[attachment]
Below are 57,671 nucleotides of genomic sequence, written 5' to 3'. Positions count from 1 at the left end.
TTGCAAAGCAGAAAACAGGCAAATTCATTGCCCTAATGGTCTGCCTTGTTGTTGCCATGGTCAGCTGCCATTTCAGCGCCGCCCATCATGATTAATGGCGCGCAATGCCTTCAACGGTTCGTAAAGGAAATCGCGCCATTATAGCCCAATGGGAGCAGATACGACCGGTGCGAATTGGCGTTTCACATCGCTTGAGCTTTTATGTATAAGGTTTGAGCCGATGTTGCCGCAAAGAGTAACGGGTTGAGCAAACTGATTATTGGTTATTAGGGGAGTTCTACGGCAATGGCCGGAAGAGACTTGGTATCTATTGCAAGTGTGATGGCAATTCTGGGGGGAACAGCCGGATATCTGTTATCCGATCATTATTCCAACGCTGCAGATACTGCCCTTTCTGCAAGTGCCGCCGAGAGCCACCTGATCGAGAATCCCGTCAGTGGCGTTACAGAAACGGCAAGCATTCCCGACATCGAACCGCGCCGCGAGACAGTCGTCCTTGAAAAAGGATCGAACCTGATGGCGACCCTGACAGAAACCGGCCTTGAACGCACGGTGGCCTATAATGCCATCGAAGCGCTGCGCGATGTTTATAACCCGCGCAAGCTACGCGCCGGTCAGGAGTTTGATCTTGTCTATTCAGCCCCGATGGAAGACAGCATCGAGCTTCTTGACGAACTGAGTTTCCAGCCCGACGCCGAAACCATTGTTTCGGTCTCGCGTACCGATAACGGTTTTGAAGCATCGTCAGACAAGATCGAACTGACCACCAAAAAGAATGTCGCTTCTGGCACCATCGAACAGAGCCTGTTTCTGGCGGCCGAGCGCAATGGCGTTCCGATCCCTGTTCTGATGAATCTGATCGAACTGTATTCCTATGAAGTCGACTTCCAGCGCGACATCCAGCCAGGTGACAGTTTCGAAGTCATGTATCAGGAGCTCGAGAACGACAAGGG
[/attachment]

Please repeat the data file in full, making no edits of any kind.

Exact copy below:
Below are 57,671 nucleotides of genomic sequence, written 5' to 3'. Positions count from 1 at the left end.
TTGCAAAGCAGAAAACAGGCAAATTCATTGCCCTAATGGTCTGCCTTGTTGTTGCCATGGTCAGCTGCCATTTCAGCGCCGCCCATCATGATTAATGGCGCGCAATGCCTTCAACGGTTCGTAAAGGAAATCGCGCCATTATAGCCCAATGGGAGCAGATACGACCGGTGCGAATTGGCGTTTCACATCGCTTGAGCTTTTATGTATAAGGTTTGAGCCGATGTTGCCGCAAAGAGTAACGGGTTGAGCAAACTGATTATTGGTTATTAGGGGAGTTCTACGGCAATGGCCGGAAGAGACTTGGTATCTATTGCAAGTGTGATGGCAATTCTGGGGGGAACAGCCGGATATCTGTTATCCGATCATTATTCCAACGCTGCAGATACTGCCCTTTCTGCAAGTGCCGCCGAGAGCCACCTGATCGAGAATCCCGTCAGTGGCGTTACAGAAACGGCAAGCATTCCCGACATCGAACCGCGCCGCGAGACAGTCGTCCTTGAAAAAGGATCGAACCTGATGGCGACCCTGACAGAAACCGGCCTTGAACGCACGGTGGCCTATAATGCCATCGAAGCGCTGCGCGATGTTTATAACCCGCGCAAGCTACGCGCCGGTCAGGAGTTTGATCTTGTCTATTCAGCCCCGATGGAAGACAGCATCGAGCTTCTTGACGAACTGAGTTTCCAGCCCGACGCCGAAACCATTGTTTCGGTCTCGCGTACCGATAACGGTTTTGAAGCATCGTCAGACAAGATCGAACTGACCACCAAAAAGAATGTCGCTTCTGGCACCATCGAACAGAGCCTGTTTCTGGCGGCCGAGCGCAATGGCGTTCCGATCCCTGTTCTGATGAATCTGATCGAACTGTATTCCTATGAAGTCGACTTCCAGCGCGACATCCAGCCAGGTGACAGTTTCGAAGTCATGTATCAGGAGCTCGAGAACGACAAGGG